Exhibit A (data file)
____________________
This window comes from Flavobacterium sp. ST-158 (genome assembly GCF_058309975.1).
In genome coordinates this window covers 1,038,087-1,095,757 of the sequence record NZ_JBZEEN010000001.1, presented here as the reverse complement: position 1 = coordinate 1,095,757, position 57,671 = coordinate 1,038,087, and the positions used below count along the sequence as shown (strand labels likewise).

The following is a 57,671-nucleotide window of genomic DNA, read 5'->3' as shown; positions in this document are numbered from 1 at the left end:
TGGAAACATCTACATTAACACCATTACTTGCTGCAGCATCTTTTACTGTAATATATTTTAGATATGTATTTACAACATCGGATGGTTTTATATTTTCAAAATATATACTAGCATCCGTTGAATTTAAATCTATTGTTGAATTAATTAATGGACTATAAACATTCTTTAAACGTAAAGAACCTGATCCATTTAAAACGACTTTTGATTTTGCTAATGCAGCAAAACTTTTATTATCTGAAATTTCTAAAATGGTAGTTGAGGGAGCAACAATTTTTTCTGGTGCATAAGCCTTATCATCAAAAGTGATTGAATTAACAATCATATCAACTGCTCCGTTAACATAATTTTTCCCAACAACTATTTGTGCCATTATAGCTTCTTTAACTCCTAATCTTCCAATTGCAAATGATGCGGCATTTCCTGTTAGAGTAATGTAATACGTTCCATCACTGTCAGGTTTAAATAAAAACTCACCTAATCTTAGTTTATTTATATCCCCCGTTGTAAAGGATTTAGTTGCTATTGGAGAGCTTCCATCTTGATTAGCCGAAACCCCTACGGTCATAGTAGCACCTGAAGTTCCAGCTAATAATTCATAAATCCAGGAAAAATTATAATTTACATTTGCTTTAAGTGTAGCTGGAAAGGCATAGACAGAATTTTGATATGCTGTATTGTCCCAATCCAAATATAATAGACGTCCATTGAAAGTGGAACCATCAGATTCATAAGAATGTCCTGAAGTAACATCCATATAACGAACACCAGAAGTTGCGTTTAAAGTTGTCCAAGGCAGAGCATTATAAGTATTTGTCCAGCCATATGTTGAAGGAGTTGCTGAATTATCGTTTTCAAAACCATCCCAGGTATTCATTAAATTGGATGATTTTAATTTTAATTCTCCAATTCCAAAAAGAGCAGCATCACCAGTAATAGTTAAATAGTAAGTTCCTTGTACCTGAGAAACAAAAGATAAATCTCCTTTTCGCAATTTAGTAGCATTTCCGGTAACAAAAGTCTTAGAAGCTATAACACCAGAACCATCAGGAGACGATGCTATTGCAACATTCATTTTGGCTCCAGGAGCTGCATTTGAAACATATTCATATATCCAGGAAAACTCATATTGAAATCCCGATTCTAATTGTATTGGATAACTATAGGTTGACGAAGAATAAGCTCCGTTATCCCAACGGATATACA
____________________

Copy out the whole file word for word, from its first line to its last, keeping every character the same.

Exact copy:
This window comes from Flavobacterium sp. ST-158 (genome assembly GCF_058309975.1).
In genome coordinates this window covers 1,038,087-1,095,757 of the sequence record NZ_JBZEEN010000001.1, presented here as the reverse complement: position 1 = coordinate 1,095,757, position 57,671 = coordinate 1,038,087, and the positions used below count along the sequence as shown (strand labels likewise).

The following is a 57,671-nucleotide window of genomic DNA, read 5'->3' as shown; positions in this document are numbered from 1 at the left end:
TGGAAACATCTACATTAACACCATTACTTGCTGCAGCATCTTTTACTGTAATATATTTTAGATATGTATTTACAACATCGGATGGTTTTATATTTTCAAAATATATACTAGCATCCGTTGAATTTAAATCTATTGTTGAATTAATTAATGGACTATAAACATTCTTTAAACGTAAAGAACCTGATCCATTTAAAACGACTTTTGATTTTGCTAATGCAGCAAAACTTTTATTATCTGAAATTTCTAAAATGGTAGTTGAGGGAGCAACAATTTTTTCTGGTGCATAAGCCTTATCATCAAAAGTGATTGAATTAACAATCATATCAACTGCTCCGTTAACATAATTTTTCCCAACAACTATTTGTGCCATTATAGCTTCTTTAACTCCTAATCTTCCAATTGCAAATGATGCGGCATTTCCTGTTAGAGTAATGTAATACGTTCCATCACTGTCAGGTTTAAATAAAAACTCACCTAATCTTAGTTTATTTATATCCCCCGTTGTAAAGGATTTAGTTGCTATTGGAGAGCTTCCATCTTGATTAGCCGAAACCCCTACGGTCATAGTAGCACCTGAAGTTCCAGCTAATAATTCATAAATCCAGGAAAAATTATAATTTACATTTGCTTTAAGTGTAGCTGGAAAGGCATAGACAGAATTTTGATATGCTGTATTGTCCCAATCCAAATATAATAGACGTCCATTGAAAGTGGAACCATCAGATTCATAAGAATGTCCTGAAGTAACATCCATATAACGAACACCAGAAGTTGCGTTTAAAGTTGTCCAAGGCAGAGCATTATAAGTATTTGTCCAGCCATATGTTGAAGGAGTTGCTGAATTATCGTTTTCAAAACCATCCCAGGTATTCATTAAATTGGATGATTTTAATTTTAATTCTCCAATTCCAAAAAGAGCAGCATCACCAGTAATAGTTAAATAGTAAGTTCCTTGTACCTGAGAAACAAAAGATAAATCTCCTTTTCGCAATTTAGTAGCATTTCCGGTAACAAAAGTCTTAGAAGCTATAACACCAGAACCATCAGGAGACGATGCTATTGCAACATTCATTTTGGCTCCAGGAGCTGCATTTGAAACATATTCATATATCCAGGAAAACTCATATTGAAATCCCGATTCTAATTGTATTGGATAACTATAGGTTGACGAAGAATAAGCTCCGTTATCCCAACGGATATACA